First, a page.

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Last Saturday (2nd June) I took part in Soapbox Science, an event promoting the role of women in science by getting them to stand on a soapbox in the middle of a city centre and explain to and, hopefully, enthuse, people about what they do. The Cardiff event (one of several held on the same day around the UK) was based outside Cardiff Central Library, by the St David’s Centre.

 

I thought that it would be the scariest event I had ever done, but in the end, it turned out to be more exciting that I expected and I was barely nervous at all. In fact, standing in a lecture hall in front of several hundred people staring at you while you present is definitely worse!

 

My talk was based around taxonomy, the science of describing, naming and classifying species, but particularly the aspect of it relating to how we create and give names to species, something we often get asked questions about during events. To this end I had created ‘Brian’, a new species of polychaete (marine bristleworms) the like of which I was pretty confident had not been seen before (at this time!). Brian, of course, was his common name, a name that might change according to who and where you were in the world. He needed a scientific name, a name that would remain consistent regardless of language or location and that allows scientists to be sure that they are talking about the same species.

 

Scientific names have 2 parts, a group (genus) name that often includes several species that appear similar in general shape and form, and a specific name, the unique name that only belongs to a single species and that separates it from all others. Names are chosen or made from one, or several, Latin or Greek words and when translated, often provide some information on important characters, general appearance or where the organism may first have been discovered. Specific names would not normally be determined without referring to the other members of the group, but for this activity, this once, we were looking at the animal in isolation.

 

Brian’s group name was Atravermis: from the Latin ‘ater’ meaning black and ‘vermis’ meaning worm. With help from my audience, we then highlighted features on Brian that stood out and we used these to create possible specific names for him. Some of those we came up with were:

rubropodus: from ‘ruber’ meaning red and ‘–podus’ meaning footed = red-footed referring to his red legs;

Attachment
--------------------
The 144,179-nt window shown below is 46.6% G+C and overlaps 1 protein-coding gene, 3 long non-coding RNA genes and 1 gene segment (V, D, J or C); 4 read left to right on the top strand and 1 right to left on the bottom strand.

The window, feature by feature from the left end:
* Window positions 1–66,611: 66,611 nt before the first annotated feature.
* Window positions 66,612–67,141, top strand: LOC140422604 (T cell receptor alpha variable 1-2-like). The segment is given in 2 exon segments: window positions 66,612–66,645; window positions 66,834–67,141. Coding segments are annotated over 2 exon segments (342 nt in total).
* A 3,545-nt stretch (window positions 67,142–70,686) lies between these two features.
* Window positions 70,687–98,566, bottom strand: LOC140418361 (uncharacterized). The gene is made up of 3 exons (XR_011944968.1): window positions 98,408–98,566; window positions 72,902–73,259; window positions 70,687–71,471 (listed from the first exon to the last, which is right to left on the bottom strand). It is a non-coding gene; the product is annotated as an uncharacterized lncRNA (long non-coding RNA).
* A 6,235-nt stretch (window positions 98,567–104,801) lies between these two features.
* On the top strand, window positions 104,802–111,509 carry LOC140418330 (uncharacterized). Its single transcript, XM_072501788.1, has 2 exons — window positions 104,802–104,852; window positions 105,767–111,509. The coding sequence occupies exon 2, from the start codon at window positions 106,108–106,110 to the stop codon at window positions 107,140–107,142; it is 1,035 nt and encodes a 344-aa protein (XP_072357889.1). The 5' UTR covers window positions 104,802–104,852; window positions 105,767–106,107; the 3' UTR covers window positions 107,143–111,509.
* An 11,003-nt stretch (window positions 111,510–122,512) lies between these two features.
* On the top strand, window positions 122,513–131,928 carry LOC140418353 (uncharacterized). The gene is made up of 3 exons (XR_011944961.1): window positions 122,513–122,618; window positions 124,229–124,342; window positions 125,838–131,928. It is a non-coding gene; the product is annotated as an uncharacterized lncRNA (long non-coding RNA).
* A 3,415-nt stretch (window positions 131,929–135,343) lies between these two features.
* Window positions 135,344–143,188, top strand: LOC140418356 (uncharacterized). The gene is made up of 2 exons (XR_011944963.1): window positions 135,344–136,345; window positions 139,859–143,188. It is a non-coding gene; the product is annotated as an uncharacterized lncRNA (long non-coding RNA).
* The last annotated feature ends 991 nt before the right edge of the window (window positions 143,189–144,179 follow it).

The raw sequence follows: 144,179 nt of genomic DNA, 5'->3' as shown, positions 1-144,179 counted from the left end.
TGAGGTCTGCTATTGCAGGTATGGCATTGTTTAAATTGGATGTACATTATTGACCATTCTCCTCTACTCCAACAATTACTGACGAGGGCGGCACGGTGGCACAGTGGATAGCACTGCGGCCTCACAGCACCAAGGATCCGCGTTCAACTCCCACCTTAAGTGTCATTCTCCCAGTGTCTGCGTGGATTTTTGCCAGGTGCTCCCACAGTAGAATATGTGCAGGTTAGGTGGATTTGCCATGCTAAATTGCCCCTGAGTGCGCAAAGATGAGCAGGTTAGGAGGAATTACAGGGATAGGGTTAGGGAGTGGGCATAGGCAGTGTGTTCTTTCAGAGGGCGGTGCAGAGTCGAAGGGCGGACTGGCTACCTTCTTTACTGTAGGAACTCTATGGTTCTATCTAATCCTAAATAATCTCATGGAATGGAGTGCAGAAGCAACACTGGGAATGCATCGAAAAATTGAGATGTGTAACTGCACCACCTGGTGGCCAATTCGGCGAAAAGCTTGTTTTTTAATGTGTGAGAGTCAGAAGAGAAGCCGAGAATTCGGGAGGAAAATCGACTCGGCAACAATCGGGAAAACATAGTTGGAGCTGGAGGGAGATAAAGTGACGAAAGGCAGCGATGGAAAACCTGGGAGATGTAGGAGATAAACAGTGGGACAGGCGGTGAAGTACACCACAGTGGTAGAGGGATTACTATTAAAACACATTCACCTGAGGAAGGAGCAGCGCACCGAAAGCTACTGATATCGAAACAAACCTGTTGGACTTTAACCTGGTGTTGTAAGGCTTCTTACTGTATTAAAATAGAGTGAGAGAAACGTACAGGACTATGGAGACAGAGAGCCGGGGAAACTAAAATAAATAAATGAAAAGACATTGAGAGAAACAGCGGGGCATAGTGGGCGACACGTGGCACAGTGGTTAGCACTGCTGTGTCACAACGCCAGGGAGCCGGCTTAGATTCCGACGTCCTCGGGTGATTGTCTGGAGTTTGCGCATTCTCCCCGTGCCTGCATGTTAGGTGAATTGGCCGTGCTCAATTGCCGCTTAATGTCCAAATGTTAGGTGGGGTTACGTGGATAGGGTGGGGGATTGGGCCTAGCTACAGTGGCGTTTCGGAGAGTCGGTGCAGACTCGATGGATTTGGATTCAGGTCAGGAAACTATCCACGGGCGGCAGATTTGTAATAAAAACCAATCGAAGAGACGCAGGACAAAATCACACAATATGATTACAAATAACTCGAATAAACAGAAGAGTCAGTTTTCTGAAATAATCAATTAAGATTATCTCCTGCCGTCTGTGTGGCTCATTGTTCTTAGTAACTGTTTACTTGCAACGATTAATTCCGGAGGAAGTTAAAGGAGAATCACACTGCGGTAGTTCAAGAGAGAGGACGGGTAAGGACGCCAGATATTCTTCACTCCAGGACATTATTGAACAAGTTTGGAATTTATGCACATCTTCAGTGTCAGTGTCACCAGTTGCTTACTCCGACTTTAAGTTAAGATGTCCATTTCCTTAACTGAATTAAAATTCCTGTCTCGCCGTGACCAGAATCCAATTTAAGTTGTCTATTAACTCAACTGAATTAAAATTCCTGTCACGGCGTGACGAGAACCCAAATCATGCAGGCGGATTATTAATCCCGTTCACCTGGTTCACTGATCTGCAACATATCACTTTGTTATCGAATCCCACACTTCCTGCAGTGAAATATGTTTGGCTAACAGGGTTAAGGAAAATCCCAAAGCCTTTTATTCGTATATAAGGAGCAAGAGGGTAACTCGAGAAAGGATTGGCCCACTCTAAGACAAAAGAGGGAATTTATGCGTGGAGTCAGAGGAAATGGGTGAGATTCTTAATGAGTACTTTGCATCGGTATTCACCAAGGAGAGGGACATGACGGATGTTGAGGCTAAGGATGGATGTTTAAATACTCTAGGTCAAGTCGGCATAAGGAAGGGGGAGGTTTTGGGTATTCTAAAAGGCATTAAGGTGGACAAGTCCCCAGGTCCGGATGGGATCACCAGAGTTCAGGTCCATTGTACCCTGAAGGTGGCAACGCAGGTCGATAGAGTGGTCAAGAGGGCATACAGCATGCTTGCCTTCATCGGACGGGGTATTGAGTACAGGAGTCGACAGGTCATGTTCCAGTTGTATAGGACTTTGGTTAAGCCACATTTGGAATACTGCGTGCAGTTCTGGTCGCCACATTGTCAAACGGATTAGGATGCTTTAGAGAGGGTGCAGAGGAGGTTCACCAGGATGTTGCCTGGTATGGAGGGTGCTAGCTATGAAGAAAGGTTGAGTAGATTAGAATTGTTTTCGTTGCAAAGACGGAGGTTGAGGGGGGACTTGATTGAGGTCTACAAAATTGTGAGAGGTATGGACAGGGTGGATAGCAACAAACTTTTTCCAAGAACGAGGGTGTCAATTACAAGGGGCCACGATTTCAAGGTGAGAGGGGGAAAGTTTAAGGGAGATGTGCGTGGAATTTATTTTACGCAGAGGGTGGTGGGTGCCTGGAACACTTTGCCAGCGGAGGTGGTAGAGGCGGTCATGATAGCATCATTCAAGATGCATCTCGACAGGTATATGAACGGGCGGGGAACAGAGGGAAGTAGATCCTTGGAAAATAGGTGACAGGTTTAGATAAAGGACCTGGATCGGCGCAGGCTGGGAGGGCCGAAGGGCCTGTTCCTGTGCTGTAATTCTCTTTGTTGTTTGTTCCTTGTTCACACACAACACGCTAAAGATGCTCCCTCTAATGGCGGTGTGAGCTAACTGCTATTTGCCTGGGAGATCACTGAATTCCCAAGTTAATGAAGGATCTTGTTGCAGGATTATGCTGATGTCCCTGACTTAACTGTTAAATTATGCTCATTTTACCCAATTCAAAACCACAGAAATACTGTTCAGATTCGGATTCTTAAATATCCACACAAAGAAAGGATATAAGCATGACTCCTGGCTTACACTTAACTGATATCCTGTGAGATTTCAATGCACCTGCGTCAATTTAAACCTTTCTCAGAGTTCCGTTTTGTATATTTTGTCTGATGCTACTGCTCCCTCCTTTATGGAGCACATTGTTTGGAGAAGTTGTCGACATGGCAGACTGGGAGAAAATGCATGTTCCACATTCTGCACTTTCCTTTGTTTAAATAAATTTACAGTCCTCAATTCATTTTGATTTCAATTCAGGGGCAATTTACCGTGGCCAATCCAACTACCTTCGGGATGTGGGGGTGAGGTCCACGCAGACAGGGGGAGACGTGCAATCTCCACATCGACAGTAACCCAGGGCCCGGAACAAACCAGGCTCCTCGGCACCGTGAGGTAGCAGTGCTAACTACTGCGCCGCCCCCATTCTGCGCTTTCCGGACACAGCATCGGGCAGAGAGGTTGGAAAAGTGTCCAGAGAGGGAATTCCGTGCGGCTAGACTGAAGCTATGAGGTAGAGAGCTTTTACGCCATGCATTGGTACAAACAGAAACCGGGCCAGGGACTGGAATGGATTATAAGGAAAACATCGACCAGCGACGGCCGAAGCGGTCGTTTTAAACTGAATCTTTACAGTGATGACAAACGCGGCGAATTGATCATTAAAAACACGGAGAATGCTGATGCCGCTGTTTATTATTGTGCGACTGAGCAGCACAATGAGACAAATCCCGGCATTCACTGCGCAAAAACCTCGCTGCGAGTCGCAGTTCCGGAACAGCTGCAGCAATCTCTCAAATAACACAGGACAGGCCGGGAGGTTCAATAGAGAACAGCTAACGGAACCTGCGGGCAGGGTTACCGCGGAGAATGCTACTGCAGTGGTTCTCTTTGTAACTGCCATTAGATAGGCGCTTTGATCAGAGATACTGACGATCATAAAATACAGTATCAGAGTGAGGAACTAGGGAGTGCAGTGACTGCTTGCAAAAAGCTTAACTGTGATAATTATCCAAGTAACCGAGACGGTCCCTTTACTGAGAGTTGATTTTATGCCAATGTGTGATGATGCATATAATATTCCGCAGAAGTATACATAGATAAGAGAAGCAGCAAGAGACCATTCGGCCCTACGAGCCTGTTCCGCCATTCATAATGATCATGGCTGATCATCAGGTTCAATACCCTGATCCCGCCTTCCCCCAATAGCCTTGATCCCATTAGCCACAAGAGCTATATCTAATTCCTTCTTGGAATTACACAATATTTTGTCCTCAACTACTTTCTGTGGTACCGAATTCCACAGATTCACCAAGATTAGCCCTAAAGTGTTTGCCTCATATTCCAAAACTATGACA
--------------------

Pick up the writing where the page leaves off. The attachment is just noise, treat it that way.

flavipapillatus: from ‘flavi-‘ meaning yellow and ‘papillatus’ meaning to have papillae (small round balls attached to the skin) = yellow papillated, referring to the yellow papillae found on the body.

 

There are many rules relating to how and what names you can use for organisms. Taxonomists do not name species after themselves but they can name one after someone else. Thus, another possible name proposed was:

 

johnstonei: after one of my fellow speakers, Ashleigh Johnstone, as well as several more relating to my audience.

 

Lastly, names can refer to where the animal was found so one of the last suggestions was:

morhafrenensis: from the Welsh name for the Severn Estuary, Môr Hafren.

 

If the final choice, this would have given Brian the name, Atravermis morhafrenensis, meaning ‘black worm of the Severn Estuary’!

 

So why is taxonomy important?

All species have a unique function and role in the environment and if one is affected then it is more than likely that others will be affected too, as the loss of one will always leave some form of ‘hole’. Discovering and naming species helps us recognise each as distinct from all others and then we can recognize if one (or more) is being affected by something and what that is so that we can act on it. Knowledge of species enables us to make decisions based on a more complete view of the world and scientific names mean that we can be sure we are all talking about the same species.

 

Hopefully my stint on the soapbox might have relayed some of this to my audience and left them with knowing a little bit more about scientific names and where they come from but also why they (and taxonomy as a whole) are important.

Teresa Darbyshire

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